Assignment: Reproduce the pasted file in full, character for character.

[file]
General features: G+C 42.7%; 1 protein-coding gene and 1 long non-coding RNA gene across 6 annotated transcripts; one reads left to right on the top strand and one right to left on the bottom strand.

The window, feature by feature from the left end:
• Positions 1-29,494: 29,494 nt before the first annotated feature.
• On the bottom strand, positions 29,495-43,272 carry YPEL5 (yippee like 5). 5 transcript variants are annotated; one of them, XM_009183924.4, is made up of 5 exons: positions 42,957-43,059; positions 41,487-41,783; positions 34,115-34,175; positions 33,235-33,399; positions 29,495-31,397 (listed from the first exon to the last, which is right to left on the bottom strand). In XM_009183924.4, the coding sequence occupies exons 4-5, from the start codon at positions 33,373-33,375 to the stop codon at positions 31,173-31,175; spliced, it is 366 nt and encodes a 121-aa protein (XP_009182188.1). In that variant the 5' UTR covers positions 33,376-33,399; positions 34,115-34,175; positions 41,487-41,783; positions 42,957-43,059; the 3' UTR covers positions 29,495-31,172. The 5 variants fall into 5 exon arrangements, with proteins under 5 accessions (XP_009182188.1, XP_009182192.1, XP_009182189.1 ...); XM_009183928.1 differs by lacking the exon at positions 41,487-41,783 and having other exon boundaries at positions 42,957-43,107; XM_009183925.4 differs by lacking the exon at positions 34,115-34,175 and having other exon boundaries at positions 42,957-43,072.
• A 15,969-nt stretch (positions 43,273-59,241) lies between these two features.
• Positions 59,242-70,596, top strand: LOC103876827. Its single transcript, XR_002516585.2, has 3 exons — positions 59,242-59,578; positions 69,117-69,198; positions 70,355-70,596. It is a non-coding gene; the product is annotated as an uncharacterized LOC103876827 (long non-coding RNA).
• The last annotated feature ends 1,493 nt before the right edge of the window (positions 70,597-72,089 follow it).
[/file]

General features: G+C 42.7%; 1 protein-coding gene and 1 long non-coding RNA gene across 6 annotated transcripts; one reads left to right on the top strand and one right to left on the bottom strand.

The window, feature by feature from the left end:
• Positions 1-29,494: 29,494 nt before the first annotated feature.
• On the bottom strand, positions 29,495-43,272 carry YPEL5 (yippee like 5). 5 transcript variants are annotated; one of them, XM_009183924.4, is made up of 5 exons: positions 42,957-43,059; positions 41,487-41,783; positions 34,115-34,175; positions 33,235-33,399; positions 29,495-31,397 (listed from the first exon to the last, which is right to left on the bottom strand). In XM_009183924.4, the coding sequence occupies exons 4-5, from the start codon at positions 33,373-33,375 to the stop codon at positions 31,173-31,175; spliced, it is 366 nt and encodes a 121-aa protein (XP_009182188.1). In that variant the 5' UTR covers positions 33,376-33,399; positions 34,115-34,175; positions 41,487-41,783; positions 42,957-43,059; the 3' UTR covers positions 29,495-31,172. The 5 variants fall into 5 exon arrangements, with proteins under 5 accessions (XP_009182188.1, XP_009182192.1, XP_009182189.1 ...); XM_009183928.1 differs by lacking the exon at positions 41,487-41,783 and having other exon boundaries at positions 42,957-43,107; XM_009183925.4 differs by lacking the exon at positions 34,115-34,175 and having other exon boundaries at positions 42,957-43,072.
• A 15,969-nt stretch (positions 43,273-59,241) lies between these two features.
• Positions 59,242-70,596, top strand: LOC103876827. Its single transcript, XR_002516585.2, has 3 exons — positions 59,242-59,578; positions 69,117-69,198; positions 70,355-70,596. It is a non-coding gene; the product is annotated as an uncharacterized LOC103876827 (long non-coding RNA).
• The last annotated feature ends 1,493 nt before the right edge of the window (positions 70,597-72,089 follow it).